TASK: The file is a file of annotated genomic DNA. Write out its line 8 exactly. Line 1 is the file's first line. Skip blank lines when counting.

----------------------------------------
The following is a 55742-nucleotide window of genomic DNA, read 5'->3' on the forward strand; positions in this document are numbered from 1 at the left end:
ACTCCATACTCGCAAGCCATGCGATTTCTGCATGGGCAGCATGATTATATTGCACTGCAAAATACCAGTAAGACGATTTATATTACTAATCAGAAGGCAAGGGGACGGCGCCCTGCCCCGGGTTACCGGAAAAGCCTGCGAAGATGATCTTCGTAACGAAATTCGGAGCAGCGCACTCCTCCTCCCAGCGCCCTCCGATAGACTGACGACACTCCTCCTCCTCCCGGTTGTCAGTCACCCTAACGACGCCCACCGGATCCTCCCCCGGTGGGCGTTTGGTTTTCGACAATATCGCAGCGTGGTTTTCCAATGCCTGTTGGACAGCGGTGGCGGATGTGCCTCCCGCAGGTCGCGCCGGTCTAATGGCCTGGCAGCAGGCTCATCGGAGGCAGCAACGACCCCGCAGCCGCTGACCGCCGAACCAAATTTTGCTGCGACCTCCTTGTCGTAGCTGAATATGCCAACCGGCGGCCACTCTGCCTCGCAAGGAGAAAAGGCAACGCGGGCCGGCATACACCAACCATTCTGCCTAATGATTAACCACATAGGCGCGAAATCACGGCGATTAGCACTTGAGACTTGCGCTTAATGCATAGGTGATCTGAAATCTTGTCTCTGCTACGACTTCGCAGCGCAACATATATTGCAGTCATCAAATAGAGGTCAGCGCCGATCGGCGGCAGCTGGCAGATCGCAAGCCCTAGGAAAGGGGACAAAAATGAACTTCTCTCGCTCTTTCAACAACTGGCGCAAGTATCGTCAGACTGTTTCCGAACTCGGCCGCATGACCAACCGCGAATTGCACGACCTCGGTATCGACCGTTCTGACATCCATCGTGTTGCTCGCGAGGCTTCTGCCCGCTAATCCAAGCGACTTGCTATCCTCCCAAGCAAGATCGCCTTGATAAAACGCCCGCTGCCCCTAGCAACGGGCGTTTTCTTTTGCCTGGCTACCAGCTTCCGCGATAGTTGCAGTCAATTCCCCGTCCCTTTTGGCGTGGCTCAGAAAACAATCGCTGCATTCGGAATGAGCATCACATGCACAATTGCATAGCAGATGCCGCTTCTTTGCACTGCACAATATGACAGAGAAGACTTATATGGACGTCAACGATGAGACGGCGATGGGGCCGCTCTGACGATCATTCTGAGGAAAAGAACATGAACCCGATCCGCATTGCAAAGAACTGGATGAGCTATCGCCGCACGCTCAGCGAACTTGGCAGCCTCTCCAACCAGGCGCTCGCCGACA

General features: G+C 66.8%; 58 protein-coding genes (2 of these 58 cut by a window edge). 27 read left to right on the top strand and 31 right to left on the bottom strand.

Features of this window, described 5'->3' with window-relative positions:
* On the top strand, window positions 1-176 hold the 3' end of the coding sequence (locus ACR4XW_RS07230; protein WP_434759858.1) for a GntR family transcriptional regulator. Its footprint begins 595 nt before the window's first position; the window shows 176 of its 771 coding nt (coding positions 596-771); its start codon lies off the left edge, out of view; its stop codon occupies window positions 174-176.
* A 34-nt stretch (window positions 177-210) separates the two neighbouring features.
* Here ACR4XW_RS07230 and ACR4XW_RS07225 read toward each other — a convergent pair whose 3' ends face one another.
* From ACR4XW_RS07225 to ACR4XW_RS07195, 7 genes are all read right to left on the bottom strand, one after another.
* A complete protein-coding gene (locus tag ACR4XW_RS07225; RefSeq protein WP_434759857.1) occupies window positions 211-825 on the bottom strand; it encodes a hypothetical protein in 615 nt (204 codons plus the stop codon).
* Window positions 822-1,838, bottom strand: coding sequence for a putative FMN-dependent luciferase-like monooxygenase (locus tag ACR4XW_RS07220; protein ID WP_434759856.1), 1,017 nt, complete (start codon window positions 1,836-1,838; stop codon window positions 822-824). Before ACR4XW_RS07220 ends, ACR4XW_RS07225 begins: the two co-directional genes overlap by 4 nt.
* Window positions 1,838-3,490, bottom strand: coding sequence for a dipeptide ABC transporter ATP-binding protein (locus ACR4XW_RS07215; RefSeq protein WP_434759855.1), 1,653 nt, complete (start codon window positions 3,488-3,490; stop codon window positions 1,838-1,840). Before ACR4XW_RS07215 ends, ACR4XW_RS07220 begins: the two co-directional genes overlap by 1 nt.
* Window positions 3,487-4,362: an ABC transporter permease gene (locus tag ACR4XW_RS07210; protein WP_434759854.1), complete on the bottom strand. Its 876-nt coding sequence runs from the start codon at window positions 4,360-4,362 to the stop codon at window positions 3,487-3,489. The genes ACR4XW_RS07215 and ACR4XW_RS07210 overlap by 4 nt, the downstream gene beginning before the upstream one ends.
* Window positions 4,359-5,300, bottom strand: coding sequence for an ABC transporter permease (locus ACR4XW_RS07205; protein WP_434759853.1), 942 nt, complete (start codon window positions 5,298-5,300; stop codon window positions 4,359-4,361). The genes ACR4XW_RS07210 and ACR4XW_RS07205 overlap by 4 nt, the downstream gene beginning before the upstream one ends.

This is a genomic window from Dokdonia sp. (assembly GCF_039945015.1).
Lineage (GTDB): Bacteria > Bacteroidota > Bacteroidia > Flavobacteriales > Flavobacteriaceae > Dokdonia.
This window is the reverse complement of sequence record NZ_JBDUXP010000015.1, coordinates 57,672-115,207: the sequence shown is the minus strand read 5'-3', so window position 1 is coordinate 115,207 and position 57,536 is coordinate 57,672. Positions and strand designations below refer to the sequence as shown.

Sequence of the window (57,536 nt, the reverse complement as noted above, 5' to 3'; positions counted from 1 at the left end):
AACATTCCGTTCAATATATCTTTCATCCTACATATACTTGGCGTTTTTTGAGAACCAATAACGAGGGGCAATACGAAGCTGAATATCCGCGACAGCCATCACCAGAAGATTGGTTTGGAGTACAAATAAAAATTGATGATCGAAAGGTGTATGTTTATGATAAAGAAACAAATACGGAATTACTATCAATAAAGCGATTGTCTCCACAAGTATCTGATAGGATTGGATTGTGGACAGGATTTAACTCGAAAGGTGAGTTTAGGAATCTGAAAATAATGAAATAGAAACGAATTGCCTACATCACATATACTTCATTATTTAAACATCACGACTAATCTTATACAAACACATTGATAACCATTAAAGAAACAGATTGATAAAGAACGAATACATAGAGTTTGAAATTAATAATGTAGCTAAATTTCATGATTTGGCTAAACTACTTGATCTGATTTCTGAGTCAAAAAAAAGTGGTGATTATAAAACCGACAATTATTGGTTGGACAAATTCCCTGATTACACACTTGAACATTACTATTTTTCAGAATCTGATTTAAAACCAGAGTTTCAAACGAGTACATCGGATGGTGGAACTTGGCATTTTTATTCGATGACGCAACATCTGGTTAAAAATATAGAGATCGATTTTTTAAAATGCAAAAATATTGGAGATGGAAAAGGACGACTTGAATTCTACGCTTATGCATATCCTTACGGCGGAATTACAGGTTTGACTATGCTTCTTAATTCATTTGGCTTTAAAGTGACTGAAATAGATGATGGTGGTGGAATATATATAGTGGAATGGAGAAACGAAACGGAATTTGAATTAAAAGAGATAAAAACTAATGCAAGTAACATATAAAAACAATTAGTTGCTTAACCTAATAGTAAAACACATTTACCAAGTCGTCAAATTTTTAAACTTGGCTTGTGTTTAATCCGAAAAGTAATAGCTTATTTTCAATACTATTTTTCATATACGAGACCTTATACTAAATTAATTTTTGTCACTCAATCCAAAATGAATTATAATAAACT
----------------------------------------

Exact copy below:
* From ACR4XW_RS07225 to ACR4XW_RS07195, 7 genes are all read right to left on the bottom strand, one after another.